Since the introduction of “Spitzenkandidaten” for the presidency of the European Commission, elections to the European Parliament have been characterised by the dynamic between an increasingly transnational election campaign and a national electoral process. However, the implementation of a European election campaign focusing on transnational top candidates remains controversial because it is still unclear to what extent nationally formed political predispositions such as party identification can serve as heuristics for assessing a transnational election campaign. Though TV duels as miniature campaigns directly open up this antagonism, research at the European level remains limited. Drawing on data from a field study consisting of virtualised real-time-response measurement and survey data of 157 participants, we show that expressive party identification as a heuristic is considerably constrained in transnational debates’ reception, while being complemented by instrumental aspects such as candidate orientations and ideological attitudes.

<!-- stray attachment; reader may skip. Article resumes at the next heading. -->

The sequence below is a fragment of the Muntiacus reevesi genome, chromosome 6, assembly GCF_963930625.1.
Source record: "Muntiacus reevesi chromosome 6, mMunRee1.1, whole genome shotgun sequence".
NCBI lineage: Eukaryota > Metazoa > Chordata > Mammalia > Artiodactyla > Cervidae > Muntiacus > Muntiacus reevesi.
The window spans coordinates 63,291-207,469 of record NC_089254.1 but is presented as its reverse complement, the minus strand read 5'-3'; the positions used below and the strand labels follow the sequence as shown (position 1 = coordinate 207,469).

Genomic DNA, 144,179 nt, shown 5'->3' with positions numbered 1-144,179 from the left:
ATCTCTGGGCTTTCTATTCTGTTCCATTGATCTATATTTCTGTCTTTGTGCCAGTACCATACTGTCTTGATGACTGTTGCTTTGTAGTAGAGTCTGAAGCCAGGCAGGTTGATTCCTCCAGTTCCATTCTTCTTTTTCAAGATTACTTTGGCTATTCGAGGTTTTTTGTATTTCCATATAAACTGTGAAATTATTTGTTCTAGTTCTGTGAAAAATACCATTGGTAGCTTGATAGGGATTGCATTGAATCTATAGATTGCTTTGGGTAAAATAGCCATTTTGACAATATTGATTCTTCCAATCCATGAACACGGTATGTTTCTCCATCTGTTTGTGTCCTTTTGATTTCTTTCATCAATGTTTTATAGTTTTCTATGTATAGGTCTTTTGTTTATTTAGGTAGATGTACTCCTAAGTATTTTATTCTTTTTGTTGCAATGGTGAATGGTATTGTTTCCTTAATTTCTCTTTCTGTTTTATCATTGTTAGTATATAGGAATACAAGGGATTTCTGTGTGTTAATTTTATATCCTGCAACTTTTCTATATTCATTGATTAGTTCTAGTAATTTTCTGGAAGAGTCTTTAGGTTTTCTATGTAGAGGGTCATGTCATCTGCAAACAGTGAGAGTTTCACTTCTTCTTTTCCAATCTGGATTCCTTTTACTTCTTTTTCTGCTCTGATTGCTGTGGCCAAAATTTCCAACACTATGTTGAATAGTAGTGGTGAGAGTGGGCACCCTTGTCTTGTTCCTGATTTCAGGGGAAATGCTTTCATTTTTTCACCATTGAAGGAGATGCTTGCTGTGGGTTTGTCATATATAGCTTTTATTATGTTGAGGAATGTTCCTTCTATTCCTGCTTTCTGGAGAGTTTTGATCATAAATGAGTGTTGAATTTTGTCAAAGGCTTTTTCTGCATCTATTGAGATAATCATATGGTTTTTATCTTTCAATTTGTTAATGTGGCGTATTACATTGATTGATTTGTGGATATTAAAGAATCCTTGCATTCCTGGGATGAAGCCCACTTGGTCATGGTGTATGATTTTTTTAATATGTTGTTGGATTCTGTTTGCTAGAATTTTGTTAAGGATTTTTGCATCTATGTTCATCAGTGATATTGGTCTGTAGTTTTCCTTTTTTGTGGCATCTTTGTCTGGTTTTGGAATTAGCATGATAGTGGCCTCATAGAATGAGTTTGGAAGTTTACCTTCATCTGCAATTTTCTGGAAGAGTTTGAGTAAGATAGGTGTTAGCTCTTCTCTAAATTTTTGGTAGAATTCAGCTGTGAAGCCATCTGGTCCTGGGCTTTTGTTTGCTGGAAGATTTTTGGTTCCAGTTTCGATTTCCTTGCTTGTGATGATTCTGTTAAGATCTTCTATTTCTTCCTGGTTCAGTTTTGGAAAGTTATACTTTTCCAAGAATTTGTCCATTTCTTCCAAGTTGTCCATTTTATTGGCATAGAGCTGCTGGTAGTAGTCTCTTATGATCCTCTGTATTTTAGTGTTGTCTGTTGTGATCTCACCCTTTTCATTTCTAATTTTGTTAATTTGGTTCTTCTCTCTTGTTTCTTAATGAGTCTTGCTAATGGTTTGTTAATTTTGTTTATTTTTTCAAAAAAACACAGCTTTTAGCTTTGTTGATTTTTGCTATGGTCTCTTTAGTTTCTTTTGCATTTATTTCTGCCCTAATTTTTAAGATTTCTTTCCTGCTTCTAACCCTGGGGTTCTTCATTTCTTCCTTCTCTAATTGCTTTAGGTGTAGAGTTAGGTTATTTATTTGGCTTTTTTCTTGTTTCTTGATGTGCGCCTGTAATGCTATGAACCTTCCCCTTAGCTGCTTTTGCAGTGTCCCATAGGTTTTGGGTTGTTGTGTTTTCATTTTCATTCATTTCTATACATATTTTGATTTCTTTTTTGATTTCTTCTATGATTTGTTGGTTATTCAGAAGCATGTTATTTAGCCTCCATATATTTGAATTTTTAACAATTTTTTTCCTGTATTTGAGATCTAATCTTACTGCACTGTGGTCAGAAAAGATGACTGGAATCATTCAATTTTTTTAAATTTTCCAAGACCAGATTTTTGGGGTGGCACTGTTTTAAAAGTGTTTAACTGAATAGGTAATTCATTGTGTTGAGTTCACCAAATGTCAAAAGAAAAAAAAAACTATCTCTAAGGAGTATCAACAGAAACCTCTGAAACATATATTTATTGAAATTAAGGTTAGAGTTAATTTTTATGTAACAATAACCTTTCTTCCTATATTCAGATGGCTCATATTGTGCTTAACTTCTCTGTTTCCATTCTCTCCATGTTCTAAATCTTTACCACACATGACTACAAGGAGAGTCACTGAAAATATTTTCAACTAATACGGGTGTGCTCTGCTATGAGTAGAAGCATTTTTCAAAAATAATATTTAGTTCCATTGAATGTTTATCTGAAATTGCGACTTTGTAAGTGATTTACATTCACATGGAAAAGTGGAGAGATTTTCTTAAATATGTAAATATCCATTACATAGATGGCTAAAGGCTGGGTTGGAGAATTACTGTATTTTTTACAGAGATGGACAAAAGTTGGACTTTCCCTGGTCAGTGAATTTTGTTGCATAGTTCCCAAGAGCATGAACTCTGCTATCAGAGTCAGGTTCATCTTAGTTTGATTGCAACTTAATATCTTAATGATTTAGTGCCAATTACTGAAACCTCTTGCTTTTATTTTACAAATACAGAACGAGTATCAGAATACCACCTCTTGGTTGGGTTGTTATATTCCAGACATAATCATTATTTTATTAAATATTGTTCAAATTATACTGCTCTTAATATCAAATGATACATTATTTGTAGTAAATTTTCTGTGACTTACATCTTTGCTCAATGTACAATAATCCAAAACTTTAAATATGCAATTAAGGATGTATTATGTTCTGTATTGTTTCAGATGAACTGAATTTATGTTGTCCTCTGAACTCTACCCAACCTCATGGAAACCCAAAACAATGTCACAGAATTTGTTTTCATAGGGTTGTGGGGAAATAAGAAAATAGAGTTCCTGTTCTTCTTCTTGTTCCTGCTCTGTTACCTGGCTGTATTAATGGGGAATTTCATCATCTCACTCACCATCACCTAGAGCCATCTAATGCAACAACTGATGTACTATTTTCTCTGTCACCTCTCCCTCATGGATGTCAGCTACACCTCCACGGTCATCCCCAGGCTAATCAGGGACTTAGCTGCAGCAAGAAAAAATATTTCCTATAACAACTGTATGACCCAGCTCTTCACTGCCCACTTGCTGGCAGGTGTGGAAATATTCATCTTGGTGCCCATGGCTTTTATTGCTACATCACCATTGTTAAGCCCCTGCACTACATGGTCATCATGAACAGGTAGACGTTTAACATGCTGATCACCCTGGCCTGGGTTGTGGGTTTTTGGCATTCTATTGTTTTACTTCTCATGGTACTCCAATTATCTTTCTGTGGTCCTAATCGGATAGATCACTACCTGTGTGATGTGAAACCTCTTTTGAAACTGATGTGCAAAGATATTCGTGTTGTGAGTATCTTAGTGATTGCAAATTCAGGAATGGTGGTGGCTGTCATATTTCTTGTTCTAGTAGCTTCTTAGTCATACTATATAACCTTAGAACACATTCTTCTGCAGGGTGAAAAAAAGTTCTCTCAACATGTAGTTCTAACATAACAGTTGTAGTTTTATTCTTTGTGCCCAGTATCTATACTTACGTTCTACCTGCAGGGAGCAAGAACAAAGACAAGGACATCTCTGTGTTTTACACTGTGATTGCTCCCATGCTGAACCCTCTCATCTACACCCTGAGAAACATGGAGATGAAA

Real-Time-Response Measurement, European Election 2019, Party Identification, Multi-dimensional Scaling, Structural Equation Model, Televised Debates.
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